CMS ISSUES NEW RULES FOR AUDIOLOGISTS IN MEDICAID
CMS today published new regulations that will give states greater flexibility in defining qualified Medicaid audiologists enabling them to broaden the pool of highly qualified providers from which beneficiaries may choose.
Currently, states have limited flexibility in defining who is a qualified audiologist. Under the final rule published in the May 28 Federal Register, Medicaid programs across the country will have to begin using the new definition. Like Medicare, the new definition relies on state licensure requirements and sets a minimum standard to be applied in states that don't require audiologists to be licensed.
"Greater consistency with Medicare and setting minimums standards, we believe, will improve the quality of care delivered to our Medicaid beneficiaries," said Mark B. McClellan, M.D., Ph.D., administrator of the Centers for Medicare & Medicaid Services, the agency within HHS that oversees the rule.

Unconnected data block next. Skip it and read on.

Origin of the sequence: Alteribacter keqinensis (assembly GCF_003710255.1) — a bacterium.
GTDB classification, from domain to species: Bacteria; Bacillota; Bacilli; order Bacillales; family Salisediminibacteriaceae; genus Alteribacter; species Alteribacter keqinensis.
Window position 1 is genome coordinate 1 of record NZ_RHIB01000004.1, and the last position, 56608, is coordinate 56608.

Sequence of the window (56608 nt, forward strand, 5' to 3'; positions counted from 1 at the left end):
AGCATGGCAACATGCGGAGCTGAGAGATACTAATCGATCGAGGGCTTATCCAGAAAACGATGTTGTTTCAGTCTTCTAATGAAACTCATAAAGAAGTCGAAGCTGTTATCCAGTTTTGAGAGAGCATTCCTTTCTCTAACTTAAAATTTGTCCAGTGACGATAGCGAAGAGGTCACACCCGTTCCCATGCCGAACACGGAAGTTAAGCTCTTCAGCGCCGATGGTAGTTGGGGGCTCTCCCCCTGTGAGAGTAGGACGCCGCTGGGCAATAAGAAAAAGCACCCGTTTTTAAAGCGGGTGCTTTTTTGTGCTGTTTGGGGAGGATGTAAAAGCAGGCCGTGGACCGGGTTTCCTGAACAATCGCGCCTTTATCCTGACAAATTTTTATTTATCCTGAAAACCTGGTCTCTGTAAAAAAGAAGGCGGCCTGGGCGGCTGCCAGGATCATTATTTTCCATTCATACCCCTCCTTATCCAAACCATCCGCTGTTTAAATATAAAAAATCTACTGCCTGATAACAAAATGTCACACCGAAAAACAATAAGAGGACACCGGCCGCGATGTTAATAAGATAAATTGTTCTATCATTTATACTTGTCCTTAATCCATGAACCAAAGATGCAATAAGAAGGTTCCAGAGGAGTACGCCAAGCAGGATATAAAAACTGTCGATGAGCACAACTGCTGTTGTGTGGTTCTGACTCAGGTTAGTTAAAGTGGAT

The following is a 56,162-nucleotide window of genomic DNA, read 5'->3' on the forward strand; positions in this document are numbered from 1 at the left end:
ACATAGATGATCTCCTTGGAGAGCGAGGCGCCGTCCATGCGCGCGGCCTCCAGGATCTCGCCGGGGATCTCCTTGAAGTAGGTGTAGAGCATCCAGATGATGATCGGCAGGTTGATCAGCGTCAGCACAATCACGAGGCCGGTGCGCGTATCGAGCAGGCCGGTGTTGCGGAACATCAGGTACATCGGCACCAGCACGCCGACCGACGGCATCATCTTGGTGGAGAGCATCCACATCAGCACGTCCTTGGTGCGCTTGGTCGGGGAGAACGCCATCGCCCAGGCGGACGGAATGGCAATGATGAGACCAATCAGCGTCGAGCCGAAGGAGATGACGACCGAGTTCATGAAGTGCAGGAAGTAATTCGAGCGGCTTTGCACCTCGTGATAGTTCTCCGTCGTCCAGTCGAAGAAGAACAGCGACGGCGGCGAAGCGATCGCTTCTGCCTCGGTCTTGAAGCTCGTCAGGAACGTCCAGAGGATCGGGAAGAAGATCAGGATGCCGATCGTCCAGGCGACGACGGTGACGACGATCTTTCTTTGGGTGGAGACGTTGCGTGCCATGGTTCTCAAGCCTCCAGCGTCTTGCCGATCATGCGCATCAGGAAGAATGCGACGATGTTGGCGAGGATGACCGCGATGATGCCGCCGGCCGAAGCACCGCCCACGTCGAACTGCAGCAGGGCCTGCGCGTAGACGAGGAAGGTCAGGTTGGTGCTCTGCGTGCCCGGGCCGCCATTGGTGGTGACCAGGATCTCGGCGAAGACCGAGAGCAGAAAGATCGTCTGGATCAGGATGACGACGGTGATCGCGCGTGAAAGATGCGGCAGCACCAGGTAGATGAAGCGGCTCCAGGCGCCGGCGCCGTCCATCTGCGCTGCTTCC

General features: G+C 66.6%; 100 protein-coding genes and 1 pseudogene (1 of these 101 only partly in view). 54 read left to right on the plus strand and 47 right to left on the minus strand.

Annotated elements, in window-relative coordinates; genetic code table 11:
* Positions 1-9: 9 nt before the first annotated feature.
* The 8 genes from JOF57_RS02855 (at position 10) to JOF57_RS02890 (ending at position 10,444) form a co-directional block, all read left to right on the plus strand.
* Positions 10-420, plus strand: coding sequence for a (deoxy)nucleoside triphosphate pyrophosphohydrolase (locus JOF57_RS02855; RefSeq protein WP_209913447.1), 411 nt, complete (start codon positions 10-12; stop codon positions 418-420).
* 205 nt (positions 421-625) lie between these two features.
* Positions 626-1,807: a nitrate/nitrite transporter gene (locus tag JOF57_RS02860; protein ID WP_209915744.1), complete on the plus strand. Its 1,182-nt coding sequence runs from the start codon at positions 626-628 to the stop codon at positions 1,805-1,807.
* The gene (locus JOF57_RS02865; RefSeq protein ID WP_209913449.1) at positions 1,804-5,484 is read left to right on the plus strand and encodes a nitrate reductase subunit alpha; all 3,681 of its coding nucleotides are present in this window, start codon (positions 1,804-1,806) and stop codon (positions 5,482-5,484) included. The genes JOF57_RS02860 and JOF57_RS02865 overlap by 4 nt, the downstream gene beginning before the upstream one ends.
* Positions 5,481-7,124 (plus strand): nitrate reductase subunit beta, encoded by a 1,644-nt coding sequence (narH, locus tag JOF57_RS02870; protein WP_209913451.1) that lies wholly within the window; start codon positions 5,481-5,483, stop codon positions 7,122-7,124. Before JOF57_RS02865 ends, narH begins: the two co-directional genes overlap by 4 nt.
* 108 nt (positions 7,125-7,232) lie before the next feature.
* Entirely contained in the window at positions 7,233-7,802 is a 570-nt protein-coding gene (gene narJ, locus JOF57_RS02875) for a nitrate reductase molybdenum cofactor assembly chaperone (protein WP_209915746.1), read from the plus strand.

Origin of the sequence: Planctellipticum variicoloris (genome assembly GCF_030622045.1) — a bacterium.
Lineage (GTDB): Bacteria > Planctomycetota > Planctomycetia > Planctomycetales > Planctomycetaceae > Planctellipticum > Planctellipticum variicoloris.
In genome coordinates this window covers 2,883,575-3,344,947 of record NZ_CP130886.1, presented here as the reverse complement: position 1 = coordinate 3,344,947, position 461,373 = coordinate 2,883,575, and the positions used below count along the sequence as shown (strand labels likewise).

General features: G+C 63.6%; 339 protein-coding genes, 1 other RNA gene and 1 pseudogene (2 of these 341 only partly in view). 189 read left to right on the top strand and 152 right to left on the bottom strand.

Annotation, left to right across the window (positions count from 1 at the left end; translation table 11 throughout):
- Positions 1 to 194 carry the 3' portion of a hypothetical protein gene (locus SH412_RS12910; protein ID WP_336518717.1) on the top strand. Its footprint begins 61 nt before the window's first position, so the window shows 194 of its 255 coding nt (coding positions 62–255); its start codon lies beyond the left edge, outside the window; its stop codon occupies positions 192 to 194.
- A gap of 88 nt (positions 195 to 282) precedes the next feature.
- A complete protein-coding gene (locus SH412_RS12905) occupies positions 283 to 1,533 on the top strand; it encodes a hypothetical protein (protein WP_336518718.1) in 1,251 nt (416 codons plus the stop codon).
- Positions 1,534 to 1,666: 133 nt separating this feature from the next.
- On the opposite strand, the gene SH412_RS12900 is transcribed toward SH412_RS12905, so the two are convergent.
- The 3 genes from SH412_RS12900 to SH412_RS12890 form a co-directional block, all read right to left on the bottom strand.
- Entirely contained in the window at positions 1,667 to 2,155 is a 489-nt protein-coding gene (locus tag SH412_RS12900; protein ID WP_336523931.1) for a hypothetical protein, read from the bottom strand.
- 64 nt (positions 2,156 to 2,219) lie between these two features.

In states that exempt audiology services from licensure, the new rule will require audiologists to meet specific academic and clinical standards in order to become a Medicaid provider. Those minimum standards will also have to be met in states where the licensing requirements do not measure up to them.
"In conjunction with Medicare's quality standards, states will continue to have great flexibility in setting licensure standards that are appropriate for their own needs," noted Dr. McClellan.
States generally provide Medicaid audiology services under their home health benefit, or under optional benefits such as therapy and rehabilitation services.
Medicaid is a state/federal partnership program that provides health care coverage to over 41 million low-income children, elderly and disabled Americans. Over $280 billion was spent on the Medicaid program in 2003.